“I dreamed of a boy who was born in the land of Puritania and his name was John.”
In The Pilgrim’s Regress, John is a boy who lives in Puritania and is given a rather legalistic view of the Landlord of his country by the overseer or Steward. When he sees a shimmering Island in a vision through a crack in a wall, he experiences such an intense longing that he leaves Puritania, setting out on a journey to discover its location. With this incredible longing (Sehensucht) throbbing inside him, he tries to assuage it by a number of worldly means. The basic gist of the story is that John starts out, running from something he doesn’t truly understand and running to something he doesn’t truly understand. Through his numerous adventures, many with his friend Vertue, he discovers that he has run right back to where he had begun, Puritania, but thanks to the enlightenment he has received on his travels from Mr. Halfway & son, the Clevers, Mr. Mammon, the Giant, Reason, Mother Kirk, Three Pale Men, Mr. Savage, Mr. Broad, Wisdom, Contemplation, the Hermit, and Silkisteinsauga, he finds the answers to his questions and is able to pass over the brook and into the light.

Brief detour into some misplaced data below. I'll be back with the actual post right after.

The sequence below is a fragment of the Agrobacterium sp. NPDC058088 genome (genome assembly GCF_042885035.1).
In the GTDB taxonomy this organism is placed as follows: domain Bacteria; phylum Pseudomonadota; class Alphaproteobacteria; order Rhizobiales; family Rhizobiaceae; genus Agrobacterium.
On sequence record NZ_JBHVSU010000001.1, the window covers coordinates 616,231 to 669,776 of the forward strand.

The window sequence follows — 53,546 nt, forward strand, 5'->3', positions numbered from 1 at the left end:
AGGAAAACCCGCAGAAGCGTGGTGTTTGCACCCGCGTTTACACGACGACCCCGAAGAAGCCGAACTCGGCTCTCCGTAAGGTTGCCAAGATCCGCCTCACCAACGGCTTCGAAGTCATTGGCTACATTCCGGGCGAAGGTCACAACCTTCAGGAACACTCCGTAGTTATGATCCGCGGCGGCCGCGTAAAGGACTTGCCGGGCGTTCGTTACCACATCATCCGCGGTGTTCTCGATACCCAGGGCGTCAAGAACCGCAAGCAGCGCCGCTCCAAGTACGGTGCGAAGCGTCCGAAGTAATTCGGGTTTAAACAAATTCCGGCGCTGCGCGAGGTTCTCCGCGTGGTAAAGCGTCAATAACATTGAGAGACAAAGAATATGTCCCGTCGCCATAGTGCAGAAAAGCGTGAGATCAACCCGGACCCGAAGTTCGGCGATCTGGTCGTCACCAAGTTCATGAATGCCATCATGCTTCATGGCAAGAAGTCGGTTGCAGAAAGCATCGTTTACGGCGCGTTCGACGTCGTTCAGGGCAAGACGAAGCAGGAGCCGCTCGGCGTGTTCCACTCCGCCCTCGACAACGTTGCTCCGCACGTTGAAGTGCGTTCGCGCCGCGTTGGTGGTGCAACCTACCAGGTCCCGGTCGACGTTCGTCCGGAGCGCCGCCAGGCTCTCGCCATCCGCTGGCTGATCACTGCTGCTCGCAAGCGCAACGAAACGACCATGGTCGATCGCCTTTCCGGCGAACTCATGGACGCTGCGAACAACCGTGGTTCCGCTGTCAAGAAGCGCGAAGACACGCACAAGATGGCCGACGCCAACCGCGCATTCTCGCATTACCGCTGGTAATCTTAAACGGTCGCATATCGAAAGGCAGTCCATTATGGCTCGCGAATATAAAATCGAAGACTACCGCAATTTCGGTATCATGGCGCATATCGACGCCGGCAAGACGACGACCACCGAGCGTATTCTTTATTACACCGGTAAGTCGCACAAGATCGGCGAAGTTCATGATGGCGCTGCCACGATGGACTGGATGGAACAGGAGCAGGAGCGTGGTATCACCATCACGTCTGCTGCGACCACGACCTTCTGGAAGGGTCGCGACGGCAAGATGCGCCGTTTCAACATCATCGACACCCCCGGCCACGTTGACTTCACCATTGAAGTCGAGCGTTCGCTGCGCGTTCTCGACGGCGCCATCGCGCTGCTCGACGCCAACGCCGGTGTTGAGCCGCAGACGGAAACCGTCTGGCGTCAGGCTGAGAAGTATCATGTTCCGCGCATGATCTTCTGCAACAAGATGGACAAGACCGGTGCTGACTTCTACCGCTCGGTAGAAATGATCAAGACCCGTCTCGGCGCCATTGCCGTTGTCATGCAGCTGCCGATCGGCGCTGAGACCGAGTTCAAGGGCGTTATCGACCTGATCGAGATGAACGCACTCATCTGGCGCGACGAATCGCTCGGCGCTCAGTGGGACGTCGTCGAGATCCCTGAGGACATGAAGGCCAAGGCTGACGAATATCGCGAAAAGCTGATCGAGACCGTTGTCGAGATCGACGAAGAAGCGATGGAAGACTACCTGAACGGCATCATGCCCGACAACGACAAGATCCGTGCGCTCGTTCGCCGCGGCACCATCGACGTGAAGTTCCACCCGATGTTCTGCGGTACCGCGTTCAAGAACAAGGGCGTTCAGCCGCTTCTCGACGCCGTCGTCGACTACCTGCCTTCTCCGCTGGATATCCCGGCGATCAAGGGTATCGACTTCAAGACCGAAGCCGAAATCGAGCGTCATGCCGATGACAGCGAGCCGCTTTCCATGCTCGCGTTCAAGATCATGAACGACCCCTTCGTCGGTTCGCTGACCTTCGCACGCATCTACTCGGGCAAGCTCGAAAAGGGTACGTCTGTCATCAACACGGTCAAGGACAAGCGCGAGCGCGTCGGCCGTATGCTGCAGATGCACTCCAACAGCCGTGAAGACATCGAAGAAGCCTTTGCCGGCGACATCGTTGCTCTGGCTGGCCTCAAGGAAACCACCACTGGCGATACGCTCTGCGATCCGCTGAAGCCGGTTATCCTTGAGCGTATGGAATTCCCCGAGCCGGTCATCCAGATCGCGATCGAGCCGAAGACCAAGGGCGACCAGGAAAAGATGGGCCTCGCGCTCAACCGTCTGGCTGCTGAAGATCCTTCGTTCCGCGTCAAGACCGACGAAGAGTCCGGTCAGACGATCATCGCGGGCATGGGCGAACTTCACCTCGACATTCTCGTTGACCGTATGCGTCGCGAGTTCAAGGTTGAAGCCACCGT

One of the many strengths of this book lies in the fact that John didn’t simply learn from the “good” people he met along his journey. Each of his encounters taught him something about life and his beliefs, which helped him to grow into the person he became at the end of the story.
This was one of the hardest reviews I have written so far. You begin with what appears to be a simple allegory of C.S. Lewis’ own journey to faith, yet the reader is soon made aware that embedded in this simple story is a plethora of incredibly complex material and ideas. Lewis incorporated numerous ideologies such as Romanticism, Neo-Romanticism, Communism, Freudianism, Facism, etc. along with imagery, metaphors, and a host of allusions and quotes that is mind-boggling. The fact that he wrote this book while on vacation at his friend Arthur Greeves’ house in a mere two weeks, and was able to incorporate the wide-ranging scope of material that he did, is astounding!
In talking about his book years later, Lewis appeared almost embarrassed by it: “On re-reading this book ten years after I wrote it, I find its chief faults to be those two which I myself least easily forgive in the books of other men: needless obscurity, and an uncharitable temper.” He blames his youthful idealism on failing to give the reader the guidance to understand his personal journey. I, for one, can forgive him this minor fault. To mine The Pilgrim’s Regress of its treasures is a difficult task, but one that is well worth the effort.